For 2022, I want to explore topics close to home: sustainable living, green homes, connected homes, and so much more. So, for this column, let’s talk about connected homes. However, before we dive into this topic in any depth, we need to acknowledge that before we can have a positive impact on the environment, we have to understand our role in its destruction. Research claims homeowners are unaware of the impact that their homes have on the climate. I personally do not agree with that sentiment, which is why I am here today to change all that. The Living Lab is here to help you understand how to be better environmental citizens from the ground up.
So, let’s start at the beginning with some basic terminology. What exactly is a connected home? Once called AHT (automated home technology)—for those who can remember that—now simply called home automation or a connected home by most, today’s smart home typically has a system that monitors and controls aspects of the house. Think lighting control, climate control, entertainment systems, security, and more. Quite simply, a connected home is networked and connected.
To dig in a little bit deeper, let’s define some of the terms surrounding a connected home to make this conversation a bit more transparent for all of us.
Energy control: In a home, energy control—sometimes referred to as home energy management systems—are technology that might include hardware and software to monitor and manage energy consumption. This means lowering energy costs and reducing energy consumption are among the top benefits identified by homeowners who own a smart home device.
Digital control: In a home, digital control—sometimes called home automation—leverages tech, devices, and more to manage and monitor the home.
Solar tracking: A solar tracking systems enables a homeowner to maximize a solar system’s electricity production by moving panels to follow the sun throughout the day.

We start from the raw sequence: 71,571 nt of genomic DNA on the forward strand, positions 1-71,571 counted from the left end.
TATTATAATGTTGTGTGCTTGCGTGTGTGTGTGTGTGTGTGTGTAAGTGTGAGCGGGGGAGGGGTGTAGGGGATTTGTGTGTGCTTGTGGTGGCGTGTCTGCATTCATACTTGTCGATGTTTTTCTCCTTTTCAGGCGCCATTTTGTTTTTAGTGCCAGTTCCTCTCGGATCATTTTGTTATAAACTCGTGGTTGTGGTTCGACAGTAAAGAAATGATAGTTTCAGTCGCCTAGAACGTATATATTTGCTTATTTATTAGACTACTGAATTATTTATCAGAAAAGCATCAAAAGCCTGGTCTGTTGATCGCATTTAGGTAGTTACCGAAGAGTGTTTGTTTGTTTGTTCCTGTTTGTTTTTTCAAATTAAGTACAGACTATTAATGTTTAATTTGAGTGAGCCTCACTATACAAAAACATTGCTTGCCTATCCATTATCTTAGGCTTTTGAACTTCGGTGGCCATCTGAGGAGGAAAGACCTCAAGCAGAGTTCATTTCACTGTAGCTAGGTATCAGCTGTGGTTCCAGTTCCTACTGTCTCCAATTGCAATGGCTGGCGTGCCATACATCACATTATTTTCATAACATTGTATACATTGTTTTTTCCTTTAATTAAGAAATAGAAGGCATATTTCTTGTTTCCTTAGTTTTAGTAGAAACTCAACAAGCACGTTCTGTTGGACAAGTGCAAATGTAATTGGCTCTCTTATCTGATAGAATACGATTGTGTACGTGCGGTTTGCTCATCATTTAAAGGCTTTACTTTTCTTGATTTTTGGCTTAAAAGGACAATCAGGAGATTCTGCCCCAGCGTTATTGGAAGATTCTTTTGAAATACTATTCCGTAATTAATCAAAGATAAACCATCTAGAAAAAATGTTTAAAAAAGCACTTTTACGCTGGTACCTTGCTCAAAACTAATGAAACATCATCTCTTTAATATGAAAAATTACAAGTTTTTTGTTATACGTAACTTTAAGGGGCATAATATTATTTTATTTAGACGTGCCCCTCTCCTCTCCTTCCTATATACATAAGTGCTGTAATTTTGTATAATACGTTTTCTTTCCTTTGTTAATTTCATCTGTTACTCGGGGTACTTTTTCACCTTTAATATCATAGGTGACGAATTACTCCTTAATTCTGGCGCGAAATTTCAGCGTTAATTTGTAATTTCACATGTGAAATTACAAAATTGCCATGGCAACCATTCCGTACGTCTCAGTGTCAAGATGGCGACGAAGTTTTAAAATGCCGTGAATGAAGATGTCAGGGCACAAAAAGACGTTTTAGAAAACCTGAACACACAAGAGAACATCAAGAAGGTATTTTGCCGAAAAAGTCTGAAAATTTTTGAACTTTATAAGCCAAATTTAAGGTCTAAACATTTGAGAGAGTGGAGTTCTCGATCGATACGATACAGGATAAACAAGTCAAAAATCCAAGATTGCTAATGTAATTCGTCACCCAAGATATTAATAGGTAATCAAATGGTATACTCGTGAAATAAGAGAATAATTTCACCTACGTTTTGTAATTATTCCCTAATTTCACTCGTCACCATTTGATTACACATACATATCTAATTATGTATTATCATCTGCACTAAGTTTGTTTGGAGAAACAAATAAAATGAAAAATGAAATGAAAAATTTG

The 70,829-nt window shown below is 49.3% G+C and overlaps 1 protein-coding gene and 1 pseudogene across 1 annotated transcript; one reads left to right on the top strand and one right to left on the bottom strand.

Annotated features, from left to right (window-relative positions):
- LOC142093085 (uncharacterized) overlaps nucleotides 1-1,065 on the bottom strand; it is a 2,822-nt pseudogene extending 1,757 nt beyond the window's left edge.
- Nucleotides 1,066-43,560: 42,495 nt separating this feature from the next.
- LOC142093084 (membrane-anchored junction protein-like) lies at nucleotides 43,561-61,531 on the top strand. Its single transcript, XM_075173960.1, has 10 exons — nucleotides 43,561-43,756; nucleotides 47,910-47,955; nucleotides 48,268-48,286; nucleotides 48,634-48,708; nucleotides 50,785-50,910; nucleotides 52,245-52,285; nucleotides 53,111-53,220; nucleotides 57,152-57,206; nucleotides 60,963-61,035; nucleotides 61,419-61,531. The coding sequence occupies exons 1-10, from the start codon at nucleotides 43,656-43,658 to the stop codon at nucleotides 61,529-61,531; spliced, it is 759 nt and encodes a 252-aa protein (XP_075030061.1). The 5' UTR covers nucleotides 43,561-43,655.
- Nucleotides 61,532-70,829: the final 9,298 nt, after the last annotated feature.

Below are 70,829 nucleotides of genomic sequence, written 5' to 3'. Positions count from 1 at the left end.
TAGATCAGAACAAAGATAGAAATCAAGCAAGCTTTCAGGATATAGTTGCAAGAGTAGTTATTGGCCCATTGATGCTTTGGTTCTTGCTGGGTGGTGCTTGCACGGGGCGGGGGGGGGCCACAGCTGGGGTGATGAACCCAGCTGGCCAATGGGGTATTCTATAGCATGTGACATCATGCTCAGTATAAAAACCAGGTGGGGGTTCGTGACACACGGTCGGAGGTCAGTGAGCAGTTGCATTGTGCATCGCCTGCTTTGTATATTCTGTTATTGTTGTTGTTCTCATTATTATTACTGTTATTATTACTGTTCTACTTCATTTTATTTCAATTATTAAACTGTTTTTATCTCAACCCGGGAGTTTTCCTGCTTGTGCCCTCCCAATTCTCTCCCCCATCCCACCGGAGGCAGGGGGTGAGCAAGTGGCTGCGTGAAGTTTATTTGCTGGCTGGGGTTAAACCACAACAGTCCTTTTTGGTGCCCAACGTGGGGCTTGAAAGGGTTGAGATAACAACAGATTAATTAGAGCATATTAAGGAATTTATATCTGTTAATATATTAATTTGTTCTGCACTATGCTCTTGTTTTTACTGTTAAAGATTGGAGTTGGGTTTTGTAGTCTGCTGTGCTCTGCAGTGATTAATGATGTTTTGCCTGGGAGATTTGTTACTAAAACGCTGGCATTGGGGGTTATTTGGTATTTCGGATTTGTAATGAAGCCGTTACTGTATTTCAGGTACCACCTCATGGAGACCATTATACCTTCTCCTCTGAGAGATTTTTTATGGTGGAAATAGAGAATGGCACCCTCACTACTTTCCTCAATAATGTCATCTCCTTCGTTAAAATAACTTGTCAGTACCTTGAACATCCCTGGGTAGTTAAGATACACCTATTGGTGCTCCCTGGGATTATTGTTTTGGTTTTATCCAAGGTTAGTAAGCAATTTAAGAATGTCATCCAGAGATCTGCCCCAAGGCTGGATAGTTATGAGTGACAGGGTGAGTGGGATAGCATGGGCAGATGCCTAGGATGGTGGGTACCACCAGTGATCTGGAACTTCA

These technologies are needed now more than ever. Global emissions need to be halved by 2030 and at net zero by 2050. Along with companies, cities and financial institutions, the United Nations suggests more than 130 countries have now set or are considering a target of reducing emissions to net zero by mid-century. While net zero is a critical longer-term goal, steep emissions cuts are imperative in the next 5 to 10 years in order to keep global warming to no more than 1.5 °C and safeguard a livable climate. It’s going to take a lot of work to get there, which is why every homeowner needs to consider playing a part now.
Here in the United States, since the Clean Air Act of the 1970s there has been a dramatic reduction of particulate matter in the atmosphere by as much as 70%, but there is still much work to be done. To help in our effort to educate we have launched From the Ground Up: Project Sustainability Living Lab. This will give consumers, builders, trades, industry, academia, and government an inside look through the entire process of building a sustainable home. Every aspect of the build will be featured from concept to completion, giving homeowners the why and how of every decision throughout the building process.
Stayed tuned. The best is yet to come.
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